Relief organization reports success in Congo

IMA implements life-prolonging measures, particularly for women and children

March 19, 2011|By Mary Gail Hare, The Baltimore Sun

An international relief organization based in Carroll County has re-established primary health care, battled disease and built basic infrastructure that will help ensure the health of nearly 8 million people in the remotest areas of the Democratic Republic of Congo.

IMA World Health, headquartered in New Windsor, has released the results of its four-year project in the central African country, an effort funded with more than $40 million in U.S. aid. According to the group, the project trained more than 33,000 native health care workers, vaccinated nearly 1 million children and delivered treatment that has saved countless lives.

"This report is a lot more than numbers," said Richard L. Santos, IMA president. "Its impact goes way beyond the indicators of its success. This is a hallmark project."

When IMA launched Project AXxes in 2006, it intended to revitalize the entire system of health care in the region, rather than treat a single health issue. It tackled an area where more than two-thirds of the health facilities and much infrastructure didn't function four years ago

When he visited Congo last year, Santos said, he saw IMA at work.

"I drove hours on dirt roads to reach sites where I saw clinics bustling with primary health care," he said. "The walls were lined with posters delivering health messages. The staff showed me stores of medications."

Project AXxes restored a fragile network of hospitals and clinics, many of them damaged during a prolonged civil war. Funded by the U.S. Agency for International Development, the project has delivered primary health care, family planning and AIDS counseling and medication, and has led to a significant decrease in maternal and infant mortality in a country with one of the world's highest birth rates.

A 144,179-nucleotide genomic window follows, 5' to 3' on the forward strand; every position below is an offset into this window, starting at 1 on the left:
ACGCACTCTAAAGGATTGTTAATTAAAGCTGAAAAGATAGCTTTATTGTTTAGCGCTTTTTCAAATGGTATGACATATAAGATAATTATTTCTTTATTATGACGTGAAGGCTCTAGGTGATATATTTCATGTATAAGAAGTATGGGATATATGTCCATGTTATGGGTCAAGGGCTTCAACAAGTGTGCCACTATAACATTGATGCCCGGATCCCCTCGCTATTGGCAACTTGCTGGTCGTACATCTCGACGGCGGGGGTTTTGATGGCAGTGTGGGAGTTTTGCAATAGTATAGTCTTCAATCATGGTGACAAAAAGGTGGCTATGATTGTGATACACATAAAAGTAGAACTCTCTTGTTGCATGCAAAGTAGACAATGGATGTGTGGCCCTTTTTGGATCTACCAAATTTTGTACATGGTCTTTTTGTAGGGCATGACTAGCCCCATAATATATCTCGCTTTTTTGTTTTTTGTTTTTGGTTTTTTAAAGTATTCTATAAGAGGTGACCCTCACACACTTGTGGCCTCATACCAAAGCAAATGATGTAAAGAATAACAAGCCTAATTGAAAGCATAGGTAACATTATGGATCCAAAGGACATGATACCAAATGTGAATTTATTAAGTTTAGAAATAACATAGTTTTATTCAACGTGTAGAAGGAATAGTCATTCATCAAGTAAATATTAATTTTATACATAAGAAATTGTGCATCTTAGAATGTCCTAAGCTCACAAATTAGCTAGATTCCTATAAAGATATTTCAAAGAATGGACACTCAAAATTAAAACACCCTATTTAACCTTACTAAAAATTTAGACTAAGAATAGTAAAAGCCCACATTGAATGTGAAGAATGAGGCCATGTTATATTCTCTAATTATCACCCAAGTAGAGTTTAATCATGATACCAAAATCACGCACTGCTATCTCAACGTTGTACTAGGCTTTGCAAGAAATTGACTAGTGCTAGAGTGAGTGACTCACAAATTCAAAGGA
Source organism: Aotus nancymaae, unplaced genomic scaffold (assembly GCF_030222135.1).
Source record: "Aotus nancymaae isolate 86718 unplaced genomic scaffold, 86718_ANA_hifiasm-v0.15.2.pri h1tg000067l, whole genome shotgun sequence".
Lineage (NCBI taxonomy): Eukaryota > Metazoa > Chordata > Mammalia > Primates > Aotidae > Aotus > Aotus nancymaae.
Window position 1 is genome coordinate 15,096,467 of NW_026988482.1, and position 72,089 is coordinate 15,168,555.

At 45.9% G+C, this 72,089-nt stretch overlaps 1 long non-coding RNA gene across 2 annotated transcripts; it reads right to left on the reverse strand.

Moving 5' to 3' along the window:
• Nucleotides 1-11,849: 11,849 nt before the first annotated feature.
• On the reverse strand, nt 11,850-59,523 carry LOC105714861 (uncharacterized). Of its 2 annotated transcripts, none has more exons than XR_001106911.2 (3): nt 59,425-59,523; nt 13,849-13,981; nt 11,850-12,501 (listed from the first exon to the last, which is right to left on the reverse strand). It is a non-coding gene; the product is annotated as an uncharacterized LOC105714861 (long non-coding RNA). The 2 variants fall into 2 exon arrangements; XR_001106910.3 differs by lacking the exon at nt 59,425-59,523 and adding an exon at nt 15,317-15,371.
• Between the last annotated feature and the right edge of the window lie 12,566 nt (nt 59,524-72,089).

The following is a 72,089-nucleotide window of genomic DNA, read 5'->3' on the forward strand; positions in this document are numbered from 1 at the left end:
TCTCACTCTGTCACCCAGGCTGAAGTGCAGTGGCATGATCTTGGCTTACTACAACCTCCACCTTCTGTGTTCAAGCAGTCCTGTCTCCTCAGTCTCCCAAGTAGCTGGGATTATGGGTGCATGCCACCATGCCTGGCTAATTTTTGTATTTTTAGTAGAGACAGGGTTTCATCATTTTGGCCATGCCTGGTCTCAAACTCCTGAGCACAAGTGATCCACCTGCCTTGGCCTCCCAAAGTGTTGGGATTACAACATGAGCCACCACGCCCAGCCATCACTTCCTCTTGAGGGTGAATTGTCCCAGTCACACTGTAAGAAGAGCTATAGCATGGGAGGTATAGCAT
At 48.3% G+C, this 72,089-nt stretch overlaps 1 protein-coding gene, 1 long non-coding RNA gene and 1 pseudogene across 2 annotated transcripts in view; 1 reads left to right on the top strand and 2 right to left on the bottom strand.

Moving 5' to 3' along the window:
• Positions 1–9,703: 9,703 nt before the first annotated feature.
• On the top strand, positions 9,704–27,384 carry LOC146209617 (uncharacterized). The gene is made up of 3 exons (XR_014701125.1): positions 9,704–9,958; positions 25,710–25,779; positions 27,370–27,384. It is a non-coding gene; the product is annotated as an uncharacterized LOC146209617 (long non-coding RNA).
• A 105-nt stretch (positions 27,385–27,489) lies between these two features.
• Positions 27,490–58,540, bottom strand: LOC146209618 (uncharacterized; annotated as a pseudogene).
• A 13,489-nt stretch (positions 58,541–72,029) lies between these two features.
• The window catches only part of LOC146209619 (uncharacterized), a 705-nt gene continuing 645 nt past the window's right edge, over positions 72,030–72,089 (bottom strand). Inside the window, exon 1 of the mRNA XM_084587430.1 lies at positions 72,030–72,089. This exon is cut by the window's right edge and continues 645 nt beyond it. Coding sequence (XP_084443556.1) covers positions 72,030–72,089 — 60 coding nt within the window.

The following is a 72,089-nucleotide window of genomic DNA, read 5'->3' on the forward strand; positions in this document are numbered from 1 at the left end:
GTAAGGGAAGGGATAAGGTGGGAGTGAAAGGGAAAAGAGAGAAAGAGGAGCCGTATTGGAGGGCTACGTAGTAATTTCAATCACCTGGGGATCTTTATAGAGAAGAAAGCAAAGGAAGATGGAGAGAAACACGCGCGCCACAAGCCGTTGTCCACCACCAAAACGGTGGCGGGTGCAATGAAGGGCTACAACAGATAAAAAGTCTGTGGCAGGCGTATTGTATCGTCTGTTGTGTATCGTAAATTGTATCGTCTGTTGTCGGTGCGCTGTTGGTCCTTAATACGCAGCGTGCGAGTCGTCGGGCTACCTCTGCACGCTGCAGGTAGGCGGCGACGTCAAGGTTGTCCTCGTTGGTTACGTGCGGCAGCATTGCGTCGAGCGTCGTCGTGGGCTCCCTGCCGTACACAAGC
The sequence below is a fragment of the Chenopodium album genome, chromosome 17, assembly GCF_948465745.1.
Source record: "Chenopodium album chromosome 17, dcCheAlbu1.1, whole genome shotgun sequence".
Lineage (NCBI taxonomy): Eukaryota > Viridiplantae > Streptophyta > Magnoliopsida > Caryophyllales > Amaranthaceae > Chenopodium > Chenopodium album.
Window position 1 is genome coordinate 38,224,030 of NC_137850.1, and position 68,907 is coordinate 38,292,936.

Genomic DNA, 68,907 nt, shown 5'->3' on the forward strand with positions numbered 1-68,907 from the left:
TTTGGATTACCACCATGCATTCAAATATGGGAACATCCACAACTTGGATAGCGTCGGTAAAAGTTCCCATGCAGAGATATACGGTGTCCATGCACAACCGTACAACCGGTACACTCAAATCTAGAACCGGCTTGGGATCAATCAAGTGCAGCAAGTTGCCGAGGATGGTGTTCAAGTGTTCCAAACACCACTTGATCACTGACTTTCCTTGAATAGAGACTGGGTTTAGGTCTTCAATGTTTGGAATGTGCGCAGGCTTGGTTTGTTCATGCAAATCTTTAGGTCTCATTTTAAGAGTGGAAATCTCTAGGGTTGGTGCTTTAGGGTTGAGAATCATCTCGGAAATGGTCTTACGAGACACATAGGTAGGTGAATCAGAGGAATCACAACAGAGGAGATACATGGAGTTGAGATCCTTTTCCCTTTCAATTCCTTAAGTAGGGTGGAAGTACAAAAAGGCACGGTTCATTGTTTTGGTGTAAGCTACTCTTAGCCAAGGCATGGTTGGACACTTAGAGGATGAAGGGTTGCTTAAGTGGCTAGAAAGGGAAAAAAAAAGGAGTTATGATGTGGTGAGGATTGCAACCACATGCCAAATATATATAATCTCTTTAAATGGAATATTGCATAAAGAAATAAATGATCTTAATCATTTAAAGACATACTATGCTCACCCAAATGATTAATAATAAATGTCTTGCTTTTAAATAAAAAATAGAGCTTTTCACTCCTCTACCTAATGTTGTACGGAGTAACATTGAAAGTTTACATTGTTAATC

The accomplishments are remarkable and enduring, said Larry Sthreshley, IMA's country representative, who holds a doctorate in public health.

"We had a team that knew what to do and how to make it work," said Sthreshley, who was born in Congo to Presbyterian missionaries and was in New Windsor last week. "We have put the resources in place to address the major health needs of this community."

IMA, an association of 12 Protestant relief and development agencies established a little over 50 years ago, brought decades of experience working in Africa to the project. The organization had successfully completed a $28 million project in western Congo when it won one of the largest USAID grants to tackle the eastern area.

Thousands lacked access to safe drinking water and sanitation. Clinics operated without essential medicines and supplies for even basic care, and health care workers were ill-prepared to meet the needs of the population. IMA said the region has now rehabilitated 217 health facilities and constructed 130 facility incinerators for safe waste disposal. It has also built 629 spring caps that deliver safe drinking water, along with 196 clinic latrines and 6,313 community latrines.

IMA, also a partner in a $355 million U.S. initiative to combat AIDS in Africa, incorporated that battle into efforts to fight tuberculosis, malaria and other parasitic diseases. The nation of 65 million, roughly the size of the eastern U.S., has experienced a lowering of the HIV infection rate from 4 percent to 2.7 percent in the past four years, according to the report.

The greatest strides may be in maternal and child health, IMA said. Women who used to deliver their babies in primitive conditions that threatened the life of mother and child now receive prenatal and postnatal care as well as counseling. Nearly 90 percent of births are attended by IMA-trained workers.

"Millions have benefited from this project, especially women and children," Santos said. "And they will continue to benefit for years to come."

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